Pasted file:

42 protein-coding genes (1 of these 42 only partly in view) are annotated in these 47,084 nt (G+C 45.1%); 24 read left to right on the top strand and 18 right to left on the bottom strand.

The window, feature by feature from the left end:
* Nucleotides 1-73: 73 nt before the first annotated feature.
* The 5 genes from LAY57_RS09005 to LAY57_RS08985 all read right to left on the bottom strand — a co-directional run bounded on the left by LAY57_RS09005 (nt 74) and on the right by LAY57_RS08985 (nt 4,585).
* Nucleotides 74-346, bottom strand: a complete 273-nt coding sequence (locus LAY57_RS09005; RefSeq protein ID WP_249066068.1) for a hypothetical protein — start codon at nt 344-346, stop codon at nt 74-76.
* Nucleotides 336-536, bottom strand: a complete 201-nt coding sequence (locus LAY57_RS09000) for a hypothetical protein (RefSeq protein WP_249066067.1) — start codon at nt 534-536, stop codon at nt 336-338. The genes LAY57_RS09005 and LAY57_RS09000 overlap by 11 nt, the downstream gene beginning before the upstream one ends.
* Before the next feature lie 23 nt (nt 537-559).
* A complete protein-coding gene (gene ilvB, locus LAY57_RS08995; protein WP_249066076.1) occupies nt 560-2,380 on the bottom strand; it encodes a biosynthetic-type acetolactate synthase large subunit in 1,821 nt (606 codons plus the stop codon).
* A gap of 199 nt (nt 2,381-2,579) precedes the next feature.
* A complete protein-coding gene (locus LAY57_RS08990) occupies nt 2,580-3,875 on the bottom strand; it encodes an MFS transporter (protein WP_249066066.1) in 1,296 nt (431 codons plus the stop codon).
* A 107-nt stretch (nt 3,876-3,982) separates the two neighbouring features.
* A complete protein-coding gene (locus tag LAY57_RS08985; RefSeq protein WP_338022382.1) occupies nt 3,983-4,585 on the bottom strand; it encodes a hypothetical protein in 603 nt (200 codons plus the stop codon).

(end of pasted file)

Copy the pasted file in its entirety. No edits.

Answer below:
42 protein-coding genes (1 of these 42 only partly in view) are annotated in these 47,084 nt (G+C 45.1%); 24 read left to right on the top strand and 18 right to left on the bottom strand.

The window, feature by feature from the left end:
* Nucleotides 1-73: 73 nt before the first annotated feature.
* The 5 genes from LAY57_RS09005 to LAY57_RS08985 all read right to left on the bottom strand — a co-directional run bounded on the left by LAY57_RS09005 (nt 74) and on the right by LAY57_RS08985 (nt 4,585).
* Nucleotides 74-346, bottom strand: a complete 273-nt coding sequence (locus LAY57_RS09005; RefSeq protein ID WP_249066068.1) for a hypothetical protein — start codon at nt 344-346, stop codon at nt 74-76.
* Nucleotides 336-536, bottom strand: a complete 201-nt coding sequence (locus LAY57_RS09000) for a hypothetical protein (RefSeq protein WP_249066067.1) — start codon at nt 534-536, stop codon at nt 336-338. The genes LAY57_RS09005 and LAY57_RS09000 overlap by 11 nt, the downstream gene beginning before the upstream one ends.
* Before the next feature lie 23 nt (nt 537-559).
* A complete protein-coding gene (gene ilvB, locus LAY57_RS08995; protein WP_249066076.1) occupies nt 560-2,380 on the bottom strand; it encodes a biosynthetic-type acetolactate synthase large subunit in 1,821 nt (606 codons plus the stop codon).
* A gap of 199 nt (nt 2,381-2,579) precedes the next feature.
* A complete protein-coding gene (locus LAY57_RS08990) occupies nt 2,580-3,875 on the bottom strand; it encodes an MFS transporter (protein WP_249066066.1) in 1,296 nt (431 codons plus the stop codon).
* A 107-nt stretch (nt 3,876-3,982) separates the two neighbouring features.
* A complete protein-coding gene (locus tag LAY57_RS08985; RefSeq protein WP_338022382.1) occupies nt 3,983-4,585 on the bottom strand; it encodes a hypothetical protein in 603 nt (200 codons plus the stop codon).